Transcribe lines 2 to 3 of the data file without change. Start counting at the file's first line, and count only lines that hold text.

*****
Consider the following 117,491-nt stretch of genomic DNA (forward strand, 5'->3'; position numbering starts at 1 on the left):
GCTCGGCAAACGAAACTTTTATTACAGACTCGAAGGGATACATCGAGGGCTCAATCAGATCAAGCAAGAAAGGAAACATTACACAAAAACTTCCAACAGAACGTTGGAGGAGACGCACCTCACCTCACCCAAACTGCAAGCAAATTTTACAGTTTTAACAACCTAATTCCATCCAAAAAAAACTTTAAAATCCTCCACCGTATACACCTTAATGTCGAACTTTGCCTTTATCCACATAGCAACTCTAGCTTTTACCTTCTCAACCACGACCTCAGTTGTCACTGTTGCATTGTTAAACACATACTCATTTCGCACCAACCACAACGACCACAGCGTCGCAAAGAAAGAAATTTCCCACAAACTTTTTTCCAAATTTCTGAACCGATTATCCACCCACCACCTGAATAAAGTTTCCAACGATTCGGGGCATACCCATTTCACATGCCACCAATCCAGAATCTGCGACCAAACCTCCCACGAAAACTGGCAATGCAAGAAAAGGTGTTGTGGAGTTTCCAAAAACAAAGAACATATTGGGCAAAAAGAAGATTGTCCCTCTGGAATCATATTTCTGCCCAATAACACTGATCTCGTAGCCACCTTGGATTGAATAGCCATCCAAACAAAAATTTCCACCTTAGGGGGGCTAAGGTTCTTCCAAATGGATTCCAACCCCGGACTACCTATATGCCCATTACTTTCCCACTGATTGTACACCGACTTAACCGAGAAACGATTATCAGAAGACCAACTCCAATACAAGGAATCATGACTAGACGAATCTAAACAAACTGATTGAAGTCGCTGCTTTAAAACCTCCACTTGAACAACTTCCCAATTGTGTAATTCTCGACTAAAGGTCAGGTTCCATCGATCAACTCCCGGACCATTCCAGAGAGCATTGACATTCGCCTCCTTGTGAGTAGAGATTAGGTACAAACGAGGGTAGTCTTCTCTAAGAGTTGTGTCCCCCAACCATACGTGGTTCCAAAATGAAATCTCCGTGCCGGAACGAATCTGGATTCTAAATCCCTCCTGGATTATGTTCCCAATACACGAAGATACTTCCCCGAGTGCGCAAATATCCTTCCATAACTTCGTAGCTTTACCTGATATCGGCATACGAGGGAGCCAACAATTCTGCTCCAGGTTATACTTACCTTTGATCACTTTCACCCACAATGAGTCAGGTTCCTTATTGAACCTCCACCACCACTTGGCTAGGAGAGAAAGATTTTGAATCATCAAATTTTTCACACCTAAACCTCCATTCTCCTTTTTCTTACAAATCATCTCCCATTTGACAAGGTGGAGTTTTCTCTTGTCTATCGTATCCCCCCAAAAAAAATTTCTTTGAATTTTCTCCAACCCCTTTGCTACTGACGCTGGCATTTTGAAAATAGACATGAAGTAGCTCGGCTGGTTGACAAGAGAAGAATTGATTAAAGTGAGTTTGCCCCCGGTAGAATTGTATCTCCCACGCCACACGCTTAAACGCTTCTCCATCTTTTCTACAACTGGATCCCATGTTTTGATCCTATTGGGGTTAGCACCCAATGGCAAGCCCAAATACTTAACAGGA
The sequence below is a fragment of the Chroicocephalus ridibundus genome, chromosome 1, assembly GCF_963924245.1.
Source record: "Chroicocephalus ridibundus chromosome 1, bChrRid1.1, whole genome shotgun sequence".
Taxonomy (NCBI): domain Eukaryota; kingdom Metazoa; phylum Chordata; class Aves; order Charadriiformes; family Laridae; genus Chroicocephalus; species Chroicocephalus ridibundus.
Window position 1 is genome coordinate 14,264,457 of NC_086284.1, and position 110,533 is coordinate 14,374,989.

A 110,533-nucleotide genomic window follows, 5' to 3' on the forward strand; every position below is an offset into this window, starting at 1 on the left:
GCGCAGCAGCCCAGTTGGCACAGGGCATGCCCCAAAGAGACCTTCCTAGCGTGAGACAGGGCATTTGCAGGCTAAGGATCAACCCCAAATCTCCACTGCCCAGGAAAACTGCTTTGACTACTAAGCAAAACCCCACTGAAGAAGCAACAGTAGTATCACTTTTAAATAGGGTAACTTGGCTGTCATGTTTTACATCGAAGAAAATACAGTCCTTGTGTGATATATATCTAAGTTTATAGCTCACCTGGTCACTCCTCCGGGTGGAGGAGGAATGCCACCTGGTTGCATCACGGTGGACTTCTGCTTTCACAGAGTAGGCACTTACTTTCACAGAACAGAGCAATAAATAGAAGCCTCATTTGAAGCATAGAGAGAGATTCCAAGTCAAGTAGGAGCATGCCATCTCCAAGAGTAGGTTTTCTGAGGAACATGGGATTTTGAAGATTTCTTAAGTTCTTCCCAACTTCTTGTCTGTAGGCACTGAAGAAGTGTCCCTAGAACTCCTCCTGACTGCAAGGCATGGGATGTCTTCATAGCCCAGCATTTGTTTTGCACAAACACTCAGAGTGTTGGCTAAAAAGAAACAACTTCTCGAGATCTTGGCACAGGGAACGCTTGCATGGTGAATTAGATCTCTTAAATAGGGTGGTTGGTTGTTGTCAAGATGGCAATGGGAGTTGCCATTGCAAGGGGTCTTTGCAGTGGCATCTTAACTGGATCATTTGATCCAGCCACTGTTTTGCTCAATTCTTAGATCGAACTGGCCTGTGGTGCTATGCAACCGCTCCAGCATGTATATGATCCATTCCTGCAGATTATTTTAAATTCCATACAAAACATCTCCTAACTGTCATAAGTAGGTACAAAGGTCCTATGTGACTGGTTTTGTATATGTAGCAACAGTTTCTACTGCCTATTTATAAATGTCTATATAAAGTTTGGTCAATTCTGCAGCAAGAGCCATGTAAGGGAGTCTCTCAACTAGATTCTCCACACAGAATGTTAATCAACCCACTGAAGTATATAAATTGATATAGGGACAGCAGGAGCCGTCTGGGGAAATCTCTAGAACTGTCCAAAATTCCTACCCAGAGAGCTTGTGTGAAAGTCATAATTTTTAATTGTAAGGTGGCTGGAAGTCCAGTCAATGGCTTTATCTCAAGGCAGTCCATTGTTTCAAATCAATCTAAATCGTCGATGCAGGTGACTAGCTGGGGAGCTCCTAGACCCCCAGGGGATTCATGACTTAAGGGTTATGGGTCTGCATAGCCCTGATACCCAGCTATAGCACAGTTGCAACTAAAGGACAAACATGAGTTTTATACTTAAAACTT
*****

GCTCGGCAAACGAAACTTTTATTACAGACTCGAAGGGATACATCGAGGGCTCAATCAGATCAAGCAAGAAAGGAAACATTACACAAAAACTTCCAACAGAACGTTGGAGGAGACGCACCTCACCTCACCCAAACTGCAAGCAAATTTTACAGTTTTAACAACCTAATTCCATCCAAAAAAAACTTTAAAATCCTCCACCGTATACACCTTAATGTCGAACTTTGCCTTTATCCACATAGCAACTCTAGCTTTTACCTTCTCAACCACGACCTCAGTTGTCACTGTTGCATTGTTAAACACATACTCATTTCGCACCAACCACAACGACCACAGCGTCGCAAAGAAAGAAATTTCCCACAAACTTTTTTCCAAATTTCTGAACCGATTATCCACCCACCACCTGAATAAAGTTTCCAACGATTCGGGGCATACCCATTTCACATGCCACCAATCCAGAATCTGCGACCAAACCTCCCACGAAAACTGGCAATGCAAGAAAAGGTGTTGTGGAGTTTCCAAAAACAAAGAACATATTGGGCAAAAAGAAGATTGTCCCTCTGGAATCATATTTCTGCCCAATAACACTGATCTCGTAGCCACCTTGGATTGAATAGCCATCCAAACAAAAATTTCCACCTTAGGGGGGCTAAGGTTCTTCCAAATGGATTCCAACCCCGGACTACCTATATGCCCATTACTTTCCCACTGATTGTACACCGACTTAACCGAGAAACGATTATCAGAAGACCAACTCCAATACAAGGAATCATGACTAGACGAATCTAAACAAACTGATTGAAGTCGCTGCTTTAAAACCTCCACTTGAACAACTTCCCAATTGTGTAATTCTCGACTAAAGGTCAGGTTCCATCGATCAACTCCCGGACCATTCCAGAGAGCATTGACATTCGCCTCCTTGTGAGTAGAGATTAGGTACAAACGAGGGTAGTCTTCTCTAAGAGTTGTGTCCCCCAACCATACGTGGTTCCAAAATGAAATCTCCGTGCCGGAACGAATCTGGATTCTAAATCCCTCCTGGATTATGTTCCCAATACACGAAGATACTTCCCCGAGTGCGCAAATATCCTTCCATAACTTCGTAGCTTTACCTGATATCGGCATACGAGGGAGCCAACAATTCTGCTCCAGGTTATACTTACCTTTGATCACTTTCACCCACAATGAGTCAGGTTCCTTATTGAACCTCCACCACCACTTGGCTAGGAGAGAAAGATTTTGAATCATCAAATTTTTCACACCTAAACCTCCATTCTCCTTTTTCTTACAAATCATCTCCCATTTGACAAGGTGGAGTTTTCTCTTGTCTATCGTATCCCCCCAAAAAAAATTTCTTTGAATTTTCTCCAACCCCTTTGCTACTGACGCTGGCATTTTGAAAATAGACATGAAGTAGCTCGGCTGGTTGACAAGAGAAGAATTGATTAAAGTGAGTTTGCCCCCGGTAGAATTGTATCTCCCACGCCACACGCTTAAACGCTTCTCCATCTTTTCTACAACTGGATCCCATGTTTTGATCCTATTGGGGTTAGCACCCAATGGCAAGCCCAAATACTTAACAGGA
The sequence below is a fragment of the Chroicocephalus ridibundus genome, chromosome 1, assembly GCF_963924245.1.